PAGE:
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persuaded of the certainty of it, that every one for himself hopes that rest and happiness shall be his own portion at the last.

Now, if people did not very often deceive themselves in these hopes and expectations, there would be no need of so many cautions in holy Scripture given to Christians, not to deceive themselves with vain hopes.

But the Spirit of God, which knows what is in man, foresaw, that when eternal happiness should be offered to all men, who should qualify themselves for heaven, a great many would think themselves secure of happiness who will have no reason for such expectations, besides a very natural desire of hoping well for themselves.

That I may therefore set this matter in as clear a light as the time will allow me to do it, I will endeavour to explain the meaning of this expression in the text: Blessed are the dead which die in the Lord.

I. And in the first place, it is plain, that the blessedness here spoken of is designed for those, and those only, who die in the Lord. All others are excluded. Neither the tears nor the prayers of their friends, nothing that can be done for them; no, not the goodness and mercy of God, which is so often depended upon even against His express word: none of these will avail us, if we die not in the Lord.

For the same Spirit of truth, who for our support and encouragement has made known to us, that the happiness which God has prepared for His faithful servants is inexpressibly great; the same Spirit of God has declared, that those who in this life have no regard to the commands of God, shall in the next be most miserable, and for ever undone.

“Be not deceived” (saith the Apostle); “neither forni- 1 Cor. 6.9. cators, nor idolaters, nor adulterers, nor effeminate, nor abusers of themselves with mankind, nor thieves, nor covetous, nor drunkards, nor revilers, nor extortioners, shall inherit the kingdom of God.”

Be not deceived : why, who ever gave such people hopes that they might be happy after death? Nobody: but their own deceitful hearts made them to wish what was impossible, that they might enjoy their lusts in this life, and the happiness of saints and angels in the next.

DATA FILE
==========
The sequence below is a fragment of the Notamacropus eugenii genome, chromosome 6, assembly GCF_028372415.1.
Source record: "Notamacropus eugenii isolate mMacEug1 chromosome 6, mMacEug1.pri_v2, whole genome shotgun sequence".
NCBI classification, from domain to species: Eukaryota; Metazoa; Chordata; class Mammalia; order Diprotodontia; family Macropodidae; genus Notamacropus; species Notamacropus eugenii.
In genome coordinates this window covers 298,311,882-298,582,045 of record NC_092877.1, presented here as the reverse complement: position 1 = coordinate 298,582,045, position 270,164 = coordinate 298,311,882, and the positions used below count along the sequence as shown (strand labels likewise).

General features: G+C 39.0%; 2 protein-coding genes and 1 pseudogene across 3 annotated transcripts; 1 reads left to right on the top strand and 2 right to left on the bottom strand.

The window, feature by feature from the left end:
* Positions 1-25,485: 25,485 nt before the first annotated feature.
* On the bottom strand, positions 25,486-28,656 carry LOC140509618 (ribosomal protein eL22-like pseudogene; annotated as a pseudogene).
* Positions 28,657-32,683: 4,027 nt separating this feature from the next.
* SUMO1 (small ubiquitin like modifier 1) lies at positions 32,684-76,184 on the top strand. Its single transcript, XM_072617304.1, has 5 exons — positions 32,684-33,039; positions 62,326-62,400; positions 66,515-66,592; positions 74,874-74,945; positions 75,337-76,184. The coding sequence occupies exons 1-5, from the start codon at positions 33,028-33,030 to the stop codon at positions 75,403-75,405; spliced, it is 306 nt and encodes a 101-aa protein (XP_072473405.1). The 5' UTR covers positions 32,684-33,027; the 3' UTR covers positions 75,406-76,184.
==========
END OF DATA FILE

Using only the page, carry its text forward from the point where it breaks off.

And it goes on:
SERM.

II. But, secondly, not only wicked men, who depart this XCV.

life in their sins unrepented of, are certainly shut out of the kingdom of heaven; but even such as have nothing else to depend upon but a death-bed repentance, their condition is deplorable beyond expression or remedy.

St. Paul's commission, from Jesus Christ Himself, was

this : that he should endeavour to open the eyes of the GenActs 26. 18. tiles to whom he was sent, “ to turn them from darkness to

light, and from the power of Satan unto God.” Accord. ingly, he preached every where, that people should repent, and turn to God, and do works meet for repentance.

Here are works to be done after we have repented: that is (John 9. 4.) plain. Do but add our Saviour's words to these; the night

cometh, when no man can work; and you will see whether a minister of Christ can speak comfort to such as never think of preparing themselves for heaven tillļ they come to die, or whether such can hope that they die in the Lord.

One would not limit the mercies of God, nor discourage people from detesting their insensibility, their carelessness, their abominable wickedness, their strange unfruitfulness under the means of grace which God has afforded them: one would not discourage people from confessing these, and detesting them even in their last moments.

But this is what we can only say to them after all: they are not within the covenant of grace, they have not done works meet for repentance. The promise is to these and to these only.

If God, who sees their sorrow, and knows what is in man, and what would have been the effects of that sorrow, if He should have given them a longer time; if He will accept of such repentance as this, they will have the greater reason to be eternally thankful; but this is what He has given us no authority to declare in His name, in order to comfort people at the hour of death.

The will of God is, that all who call themselves Christians should honour Him in their lives, should avoid those things that are contrary to their profession, and follow such things as are agreeable to the same; that they should repent when they have done amiss, and repent in time, that they may manifest the sincerity of their repentance, by continuing in the practice of holiness unto their lives' end.

To these He has promised favour and mercy for Christ's sake, though their sins have been many, and their best works imperfect.

As for all others, they have neither grounds for their hopes of pardon, nor promise of any reward, but that of wicked servants.

III. We must add, in the last place, that not only notorious sinners, but even unprofitable servants, will be excluded from entering into the joy of their Lord.

There are people who verily believe that all is well with them, and shall be well with them at the last, because they cannot charge themselves with drunkenness, perjury, whoredom, extortion, violent oppression, and the like crying sins. Or, perhaps, they have repented of these crimes, and resolve to be guilty of them no more. Why, truly, this is very commendable, and a hopeful step towards gaining the favour of God.

But this is not all that is expected from those that hope to die in the Lord. There are things to be done, as well as things which ought not to be done, by the faithful servants of Jesus Christ.